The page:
To all the speeches given before, it's going to be hard to top the one given by Peter Kavinsky. On Saturday, March 23, Noah Centineo gave a Kids' Choice Awards speech that had an important message about bullying, according to Variety. Centineo took home the "Favorite Movie Actor" award for his role as Peter Kavinsky in To All the Boys I've Loved Before. The win shouldn't come as a surprise, because the the movie was a major hit for Netflix. The actor used his win as an opportunity thank his costar Lana Condor, TATBILB author Jenny Han, and include an important message for fans about treating each other with kindness.
Nickelodeon's 32nd Annual Kids' Choice Awards took place at USC's Galen Center in Los Angeles. DJ Khaled hosted the uplifting event, which offered plenty of inspiring messages for young viewers. Centineo's acceptance speech kept the awards show positive, and the star took the chance to encourage young people to speak up if they witness bullying. "It's 2019, bullying is not something that should exist anymore. Please do not sit on the sidelines," he said. "You see someone getting bullied, stand up for them. Stand up for each other. This is your world."
Centineo's acceptance speech was not the only one to address the issue of bullying. JoJo Siwa won "Favorite Social Media Star," and used her speech to discuss online bullying. She said:
"I get hated on every single day for looking different, looking not what a normal 15-year-old should look like. That is not the case. We are all human, we are all different, we're allowed to look like we want to look, we're allowed to do what we want to do because you are the number one you."
It's not surprising Centineo chose to address bullying at the awards show since the message was emphasized throughout the evening. In the past, the actor has been an outspoken anti-bullying advocate. In January, Centineo released ARTY's "Save Me Tonight" music video, which he directed and starred in alongside Lily Collins. The music video tells the story of a high school student who moves, and is bullied at her new school. After a group of bullies dump a garbage can on her head, she finds a group of friends who cheer her up and stick up for her.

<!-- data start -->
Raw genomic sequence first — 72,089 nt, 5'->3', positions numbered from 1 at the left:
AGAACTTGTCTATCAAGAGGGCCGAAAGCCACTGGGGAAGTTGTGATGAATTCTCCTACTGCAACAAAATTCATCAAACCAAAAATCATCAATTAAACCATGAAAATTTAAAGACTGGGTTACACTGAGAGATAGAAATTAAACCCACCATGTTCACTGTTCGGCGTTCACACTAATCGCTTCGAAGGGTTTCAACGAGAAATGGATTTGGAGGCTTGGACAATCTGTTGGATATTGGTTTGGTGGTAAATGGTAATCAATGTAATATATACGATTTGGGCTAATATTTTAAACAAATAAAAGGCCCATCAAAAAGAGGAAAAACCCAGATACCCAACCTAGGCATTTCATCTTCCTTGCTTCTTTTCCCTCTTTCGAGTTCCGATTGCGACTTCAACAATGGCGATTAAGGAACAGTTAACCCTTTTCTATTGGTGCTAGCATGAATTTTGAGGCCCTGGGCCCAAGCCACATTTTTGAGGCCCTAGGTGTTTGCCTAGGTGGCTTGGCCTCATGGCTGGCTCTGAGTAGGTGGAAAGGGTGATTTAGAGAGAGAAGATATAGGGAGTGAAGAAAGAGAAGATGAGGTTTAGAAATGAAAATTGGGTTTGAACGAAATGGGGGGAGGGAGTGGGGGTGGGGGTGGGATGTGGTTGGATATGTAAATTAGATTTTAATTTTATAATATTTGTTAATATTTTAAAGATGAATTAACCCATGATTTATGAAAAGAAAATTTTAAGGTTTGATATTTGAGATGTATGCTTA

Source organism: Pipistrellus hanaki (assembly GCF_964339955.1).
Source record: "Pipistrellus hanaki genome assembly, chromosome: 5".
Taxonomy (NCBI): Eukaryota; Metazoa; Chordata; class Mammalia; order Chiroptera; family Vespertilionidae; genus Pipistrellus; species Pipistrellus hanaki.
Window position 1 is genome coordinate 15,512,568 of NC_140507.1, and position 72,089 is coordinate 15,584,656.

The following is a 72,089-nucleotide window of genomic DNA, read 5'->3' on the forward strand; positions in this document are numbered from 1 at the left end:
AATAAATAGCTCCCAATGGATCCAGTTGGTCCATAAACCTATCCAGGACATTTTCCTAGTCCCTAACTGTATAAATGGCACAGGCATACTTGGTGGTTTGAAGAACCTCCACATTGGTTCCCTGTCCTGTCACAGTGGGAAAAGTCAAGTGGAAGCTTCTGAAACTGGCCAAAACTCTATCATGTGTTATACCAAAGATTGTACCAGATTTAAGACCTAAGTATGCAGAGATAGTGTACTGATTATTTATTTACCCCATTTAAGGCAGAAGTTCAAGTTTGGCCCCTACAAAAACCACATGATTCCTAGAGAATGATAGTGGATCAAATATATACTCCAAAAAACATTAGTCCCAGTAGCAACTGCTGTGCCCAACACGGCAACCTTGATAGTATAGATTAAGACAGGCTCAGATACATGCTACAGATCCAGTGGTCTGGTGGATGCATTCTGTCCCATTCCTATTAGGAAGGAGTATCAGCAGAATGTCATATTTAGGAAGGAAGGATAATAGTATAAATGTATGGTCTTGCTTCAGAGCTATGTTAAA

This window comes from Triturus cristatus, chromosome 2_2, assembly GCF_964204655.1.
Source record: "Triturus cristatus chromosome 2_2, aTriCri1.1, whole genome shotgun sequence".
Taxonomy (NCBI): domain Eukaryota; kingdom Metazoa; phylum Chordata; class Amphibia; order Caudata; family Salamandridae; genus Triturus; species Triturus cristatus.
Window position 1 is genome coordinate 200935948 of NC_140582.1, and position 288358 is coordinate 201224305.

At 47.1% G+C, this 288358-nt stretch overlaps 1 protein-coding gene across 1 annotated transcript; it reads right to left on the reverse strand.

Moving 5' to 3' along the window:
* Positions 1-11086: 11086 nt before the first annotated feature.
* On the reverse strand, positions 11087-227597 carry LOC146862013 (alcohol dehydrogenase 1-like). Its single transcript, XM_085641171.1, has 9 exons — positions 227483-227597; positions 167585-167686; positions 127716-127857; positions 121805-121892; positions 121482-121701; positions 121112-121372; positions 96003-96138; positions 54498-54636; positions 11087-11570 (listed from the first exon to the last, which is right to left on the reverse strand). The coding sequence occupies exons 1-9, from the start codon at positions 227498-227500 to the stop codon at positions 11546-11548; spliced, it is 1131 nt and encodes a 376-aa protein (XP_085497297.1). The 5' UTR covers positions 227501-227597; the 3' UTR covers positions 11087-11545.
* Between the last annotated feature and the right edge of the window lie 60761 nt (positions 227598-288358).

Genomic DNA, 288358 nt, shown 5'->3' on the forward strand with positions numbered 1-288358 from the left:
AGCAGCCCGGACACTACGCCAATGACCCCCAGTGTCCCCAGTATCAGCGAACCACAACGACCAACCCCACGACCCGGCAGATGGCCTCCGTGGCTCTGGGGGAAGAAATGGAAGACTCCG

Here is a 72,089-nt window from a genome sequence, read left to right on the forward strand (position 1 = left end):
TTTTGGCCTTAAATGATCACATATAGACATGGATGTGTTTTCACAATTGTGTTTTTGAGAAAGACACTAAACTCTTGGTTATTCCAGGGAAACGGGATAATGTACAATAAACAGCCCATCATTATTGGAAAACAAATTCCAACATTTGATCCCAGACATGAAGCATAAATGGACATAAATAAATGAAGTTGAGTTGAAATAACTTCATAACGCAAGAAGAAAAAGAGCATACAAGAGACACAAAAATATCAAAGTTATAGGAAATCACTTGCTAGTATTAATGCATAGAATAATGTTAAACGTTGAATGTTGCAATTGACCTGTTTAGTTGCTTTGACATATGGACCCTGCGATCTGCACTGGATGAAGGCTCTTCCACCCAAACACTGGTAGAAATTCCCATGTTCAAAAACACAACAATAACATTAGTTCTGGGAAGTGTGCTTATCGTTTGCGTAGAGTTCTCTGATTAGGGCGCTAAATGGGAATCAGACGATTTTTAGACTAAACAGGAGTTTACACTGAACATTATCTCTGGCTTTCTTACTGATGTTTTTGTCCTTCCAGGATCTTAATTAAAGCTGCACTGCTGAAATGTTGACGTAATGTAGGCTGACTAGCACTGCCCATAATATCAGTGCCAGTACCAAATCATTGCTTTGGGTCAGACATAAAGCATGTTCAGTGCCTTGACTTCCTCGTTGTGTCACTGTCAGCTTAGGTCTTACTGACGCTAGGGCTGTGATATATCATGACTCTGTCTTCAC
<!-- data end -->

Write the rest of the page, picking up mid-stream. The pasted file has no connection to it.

In September of 2018, Centineo discussed his own experience with school bullies in an interview with Young Hollywood. "In eighth grade I underwent my own version of bullying, and when I went into high school it really changed who I was," he said. "I was really outgoing in the earlier years of middle school and then by the end of it I was like 'people suck.' I'm just going to put my hood up in the back of class and not pay attention. It was more of a survival technique." The star noted that it took a lot of work to overcome his insecurities and regain his self-confidence after high school, and he's now using his platform to prevent other kids from having similar experiences.
Centineo took advantage of his win at the Kids' Choice Awards to try and do his part to stop bullying. Given his own experience, his speech was a particularly poignant part of the awards. It's a meaningful message for young fans, and the actor will likely continue to promote an anti-bullying message in the future.